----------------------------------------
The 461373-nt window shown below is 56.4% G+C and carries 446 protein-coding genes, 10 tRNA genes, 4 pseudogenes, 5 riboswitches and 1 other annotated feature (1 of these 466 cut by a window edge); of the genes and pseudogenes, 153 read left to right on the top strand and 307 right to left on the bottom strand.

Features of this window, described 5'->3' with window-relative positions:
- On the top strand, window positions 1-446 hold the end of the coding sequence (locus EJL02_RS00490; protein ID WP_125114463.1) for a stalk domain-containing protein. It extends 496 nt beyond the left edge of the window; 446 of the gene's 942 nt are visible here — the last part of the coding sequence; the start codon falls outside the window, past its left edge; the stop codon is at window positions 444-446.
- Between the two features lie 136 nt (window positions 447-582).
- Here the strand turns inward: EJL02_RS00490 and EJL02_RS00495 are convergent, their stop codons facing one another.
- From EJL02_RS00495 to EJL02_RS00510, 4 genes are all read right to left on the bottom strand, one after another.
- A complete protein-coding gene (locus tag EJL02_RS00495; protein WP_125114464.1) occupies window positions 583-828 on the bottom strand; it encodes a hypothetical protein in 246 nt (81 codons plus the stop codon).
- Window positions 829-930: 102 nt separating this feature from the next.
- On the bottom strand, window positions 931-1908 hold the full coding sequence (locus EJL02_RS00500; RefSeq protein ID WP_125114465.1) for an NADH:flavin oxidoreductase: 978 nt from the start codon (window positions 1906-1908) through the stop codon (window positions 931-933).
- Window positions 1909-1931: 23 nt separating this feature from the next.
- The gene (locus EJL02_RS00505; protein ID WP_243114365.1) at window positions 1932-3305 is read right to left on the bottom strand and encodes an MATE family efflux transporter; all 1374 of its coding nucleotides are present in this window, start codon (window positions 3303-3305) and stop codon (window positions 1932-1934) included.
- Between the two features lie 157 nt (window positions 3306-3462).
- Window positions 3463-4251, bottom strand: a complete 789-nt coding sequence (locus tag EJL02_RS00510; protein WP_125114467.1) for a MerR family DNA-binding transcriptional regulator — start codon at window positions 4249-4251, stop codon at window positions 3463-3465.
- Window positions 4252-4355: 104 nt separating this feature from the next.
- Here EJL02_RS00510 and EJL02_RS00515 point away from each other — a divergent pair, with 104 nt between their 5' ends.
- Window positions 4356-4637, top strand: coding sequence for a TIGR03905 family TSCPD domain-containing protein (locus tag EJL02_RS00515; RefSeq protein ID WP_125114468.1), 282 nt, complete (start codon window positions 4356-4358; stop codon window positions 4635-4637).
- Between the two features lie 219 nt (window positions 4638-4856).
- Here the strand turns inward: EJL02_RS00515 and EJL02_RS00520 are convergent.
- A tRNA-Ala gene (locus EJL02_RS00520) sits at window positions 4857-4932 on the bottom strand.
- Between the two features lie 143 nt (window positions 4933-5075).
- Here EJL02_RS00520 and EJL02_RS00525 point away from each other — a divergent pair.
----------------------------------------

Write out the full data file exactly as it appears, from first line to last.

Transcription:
The 461373-nt window shown below is 56.4% G+C and carries 446 protein-coding genes, 10 tRNA genes, 4 pseudogenes, 5 riboswitches and 1 other annotated feature (1 of these 466 cut by a window edge); of the genes and pseudogenes, 153 read left to right on the top strand and 307 right to left on the bottom strand.

Features of this window, described 5'->3' with window-relative positions:
- On the top strand, window positions 1-446 hold the end of the coding sequence (locus EJL02_RS00490; protein ID WP_125114463.1) for a stalk domain-containing protein. It extends 496 nt beyond the left edge of the window; 446 of the gene's 942 nt are visible here — the last part of the coding sequence; the start codon falls outside the window, past its left edge; the stop codon is at window positions 444-446.
- Between the two features lie 136 nt (window positions 447-582).
- Here the strand turns inward: EJL02_RS00490 and EJL02_RS00495 are convergent, their stop codons facing one another.
- From EJL02_RS00495 to EJL02_RS00510, 4 genes are all read right to left on the bottom strand, one after another.
- A complete protein-coding gene (locus tag EJL02_RS00495; protein WP_125114464.1) occupies window positions 583-828 on the bottom strand; it encodes a hypothetical protein in 246 nt (81 codons plus the stop codon).
- Window positions 829-930: 102 nt separating this feature from the next.
- On the bottom strand, window positions 931-1908 hold the full coding sequence (locus EJL02_RS00500; RefSeq protein ID WP_125114465.1) for an NADH:flavin oxidoreductase: 978 nt from the start codon (window positions 1906-1908) through the stop codon (window positions 931-933).
- Window positions 1909-1931: 23 nt separating this feature from the next.
- The gene (locus EJL02_RS00505; protein ID WP_243114365.1) at window positions 1932-3305 is read right to left on the bottom strand and encodes an MATE family efflux transporter; all 1374 of its coding nucleotides are present in this window, start codon (window positions 3303-3305) and stop codon (window positions 1932-1934) included.
- Between the two features lie 157 nt (window positions 3306-3462).
- Window positions 3463-4251, bottom strand: a complete 789-nt coding sequence (locus tag EJL02_RS00510; protein WP_125114467.1) for a MerR family DNA-binding transcriptional regulator — start codon at window positions 4249-4251, stop codon at window positions 3463-3465.
- Window positions 4252-4355: 104 nt separating this feature from the next.
- Here EJL02_RS00510 and EJL02_RS00515 point away from each other — a divergent pair, with 104 nt between their 5' ends.
- Window positions 4356-4637, top strand: coding sequence for a TIGR03905 family TSCPD domain-containing protein (locus tag EJL02_RS00515; RefSeq protein ID WP_125114468.1), 282 nt, complete (start codon window positions 4356-4358; stop codon window positions 4635-4637).
- Between the two features lie 219 nt (window positions 4638-4856).
- Here the strand turns inward: EJL02_RS00515 and EJL02_RS00520 are convergent.
- A tRNA-Ala gene (locus EJL02_RS00520) sits at window positions 4857-4932 on the bottom strand.
- Between the two features lie 143 nt (window positions 4933-5075).
- Here EJL02_RS00520 and EJL02_RS00525 point away from each other — a divergent pair.